There's no one way to do it? Cause if you look at it, Under Armour and my company, we started at the same exact year. We were both highlighted in the film, Any Given Sunday, LL cool J was wearing FUBU, someone else's wearing Under Armour. Kevin and my buddy, he decided to concentrate on one type of shirt for 10 years, period. Now he may have made it other colors. He made supersized people's fries by making another color and making a long sleeve short sleeve. One really specific shirt. He's going to do $3 or $4 billion this year. FUBU's not, right. But on the way up, I did way more than him the first couple of years, because I added a hat, a Jean, a t-shirt, a jacket, a boot, bags, ladies, whatever the case was. So there's no one way to get to the finish line. It's just one of the processes that you put in place to get to the finish line.
Chris Ronzio (05:26):
What do you think is more common, I guess? As your shark tank entrepreneurs are trying to scale, are they adding expansion products or are they just staying focused and selling more through more channels?
Daymond John (05:38):
The staying focused. They're selling more, not often through more channels, they're selling more through the same channels, but they're getting the customer to be the biggest ambassador. and they're supersizing fries. I love to talk about Bomba's success. Bomba's success is that it's just socks at the end of the day. But as they educate people about these socks, that every time they sell a pair, they give away a pair to the homeless. Well, now you're having people buy more frequently because when they know they bought a pair from themselves, they know they've helped somebody. Well, now they're going to buy 20 pairs for Christmas, for their friends and share with their friends that they helped somebody, right? So there's a whole different way, of course, underwear and t-shirts are put back and added to it. But before they did that expansion, they made sure the communication was very clear that if you buy for me, you're helping somebody. And if you buy for somebody else, all of you are helping somebody else.
Chris Ronzio (06:30):
They have a story that's so easy to articulate. Not every business has that. When you were starting out, is that something that you put a ton of energy into, like this is our story. It's easy to share.
Daymond John (06:40):
Very clear. Our story was this, FUBU, for us by us. A lot of people thought it was only about a color when it's not, I always say, never become the thing you're fighting against, but then other people will realize it was about a culture. And then other people started to take it for whatever their FUBU, for us by us was. In Korea and Asia FUBU is massively big and skate market. In America it's the hip hop market, right? In America, they wore them baggy. In Europe, they wore very, uh, tight fitting. In Japan and other Asian countries, they wore it almost as outfits where they would dress themselves up as kind of like, um, characters. Right. And in America they wanted to switch it back and forth. I want to make sure that my Jersey matches my Nike. Whatever the case was, the FUBU was interpreted a certain way. Also in the creation of the name, what is FUBU? Was it Italian? Is it the po po platter? You know, what is it? What is a FUBU? Right? So there was a lot of different ways that we made sure that they took it and made it their own. And those who are buying, whether it's Bomba's socks, or whether they're buying Tom's Shoes or they're buying the lotions, they have this own, their own community to say, this is how this community has embraced it.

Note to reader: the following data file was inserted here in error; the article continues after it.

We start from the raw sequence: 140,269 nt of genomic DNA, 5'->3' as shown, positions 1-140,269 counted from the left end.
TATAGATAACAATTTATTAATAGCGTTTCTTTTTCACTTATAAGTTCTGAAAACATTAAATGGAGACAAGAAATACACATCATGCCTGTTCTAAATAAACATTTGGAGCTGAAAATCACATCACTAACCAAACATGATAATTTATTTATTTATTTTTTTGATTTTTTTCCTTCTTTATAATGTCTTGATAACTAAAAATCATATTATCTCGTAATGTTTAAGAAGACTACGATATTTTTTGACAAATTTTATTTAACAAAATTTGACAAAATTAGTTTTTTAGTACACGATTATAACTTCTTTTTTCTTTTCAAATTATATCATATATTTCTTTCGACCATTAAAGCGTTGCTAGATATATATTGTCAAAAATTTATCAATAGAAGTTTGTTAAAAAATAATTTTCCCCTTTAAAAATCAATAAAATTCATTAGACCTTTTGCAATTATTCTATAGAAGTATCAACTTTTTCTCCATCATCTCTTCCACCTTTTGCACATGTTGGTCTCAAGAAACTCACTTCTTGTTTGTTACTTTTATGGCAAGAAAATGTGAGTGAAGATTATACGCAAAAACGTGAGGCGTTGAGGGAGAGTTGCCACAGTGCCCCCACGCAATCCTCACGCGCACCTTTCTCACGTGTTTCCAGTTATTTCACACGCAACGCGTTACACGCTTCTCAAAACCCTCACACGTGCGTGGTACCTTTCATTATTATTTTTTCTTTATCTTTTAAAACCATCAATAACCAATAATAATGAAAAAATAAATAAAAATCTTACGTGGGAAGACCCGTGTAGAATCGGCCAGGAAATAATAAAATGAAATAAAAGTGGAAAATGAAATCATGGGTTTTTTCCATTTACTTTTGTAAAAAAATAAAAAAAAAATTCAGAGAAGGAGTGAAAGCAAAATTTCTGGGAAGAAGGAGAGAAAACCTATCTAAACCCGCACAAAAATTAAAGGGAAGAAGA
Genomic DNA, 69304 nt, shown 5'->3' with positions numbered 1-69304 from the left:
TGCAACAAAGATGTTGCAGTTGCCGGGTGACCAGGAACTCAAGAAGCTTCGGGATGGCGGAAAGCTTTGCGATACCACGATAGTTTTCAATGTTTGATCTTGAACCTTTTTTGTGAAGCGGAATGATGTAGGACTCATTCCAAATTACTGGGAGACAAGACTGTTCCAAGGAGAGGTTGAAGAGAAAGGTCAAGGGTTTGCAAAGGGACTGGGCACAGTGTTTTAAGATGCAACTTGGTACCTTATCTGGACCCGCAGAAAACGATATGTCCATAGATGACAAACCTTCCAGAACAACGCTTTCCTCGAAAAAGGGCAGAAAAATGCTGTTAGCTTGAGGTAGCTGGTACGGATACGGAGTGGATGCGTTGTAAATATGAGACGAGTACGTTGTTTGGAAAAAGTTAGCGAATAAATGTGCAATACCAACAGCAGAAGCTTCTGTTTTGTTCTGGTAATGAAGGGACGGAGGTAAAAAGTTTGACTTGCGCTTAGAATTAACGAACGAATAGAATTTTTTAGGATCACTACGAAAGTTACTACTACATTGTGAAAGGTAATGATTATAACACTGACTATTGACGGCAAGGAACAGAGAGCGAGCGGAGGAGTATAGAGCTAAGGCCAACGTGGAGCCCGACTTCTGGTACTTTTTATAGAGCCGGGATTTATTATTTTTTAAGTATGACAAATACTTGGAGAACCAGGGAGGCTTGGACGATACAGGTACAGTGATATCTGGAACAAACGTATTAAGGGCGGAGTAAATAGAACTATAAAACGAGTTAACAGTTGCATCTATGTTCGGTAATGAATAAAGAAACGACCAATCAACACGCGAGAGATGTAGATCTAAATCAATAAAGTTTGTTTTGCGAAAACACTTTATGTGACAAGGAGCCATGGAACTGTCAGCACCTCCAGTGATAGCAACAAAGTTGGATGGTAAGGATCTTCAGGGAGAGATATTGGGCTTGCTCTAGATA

Chris Ronzio (07:47):
I talk to a lot of founders that just want to outsource all their marketing. How do you talk to your founders about that? You know, if they're struggling with it and they say, I just want to hire an agency. What's the right way to do that as an entrepreneur?
Daymond John (08:01):
Well, you got to kiss a lot of frogs, but I think that you have to take a lot of those things internally and you have to try them. A marketing agency, the best person in the marketing is you, that they could sell something. You're supposed to know your business very well. Nobody's supposed to know your customer better than you are. Nobody's supposed to know how to communicate with your customer better than you are. And that's something that you allow another company to do only. And you decide, well, this is not an area that I want to grow in. Well, if they decide that they want to hold you hostage, then what happens? You got to either pay them more or they leave. And then they leave and you gotta go and search for more people. Sourcing marketing, I believe that's something that you should really have a good hand on the pulse when it comes to that. Social media conversion communications, you don't want to be the victim of your own success because you've paid for somebody else to do it.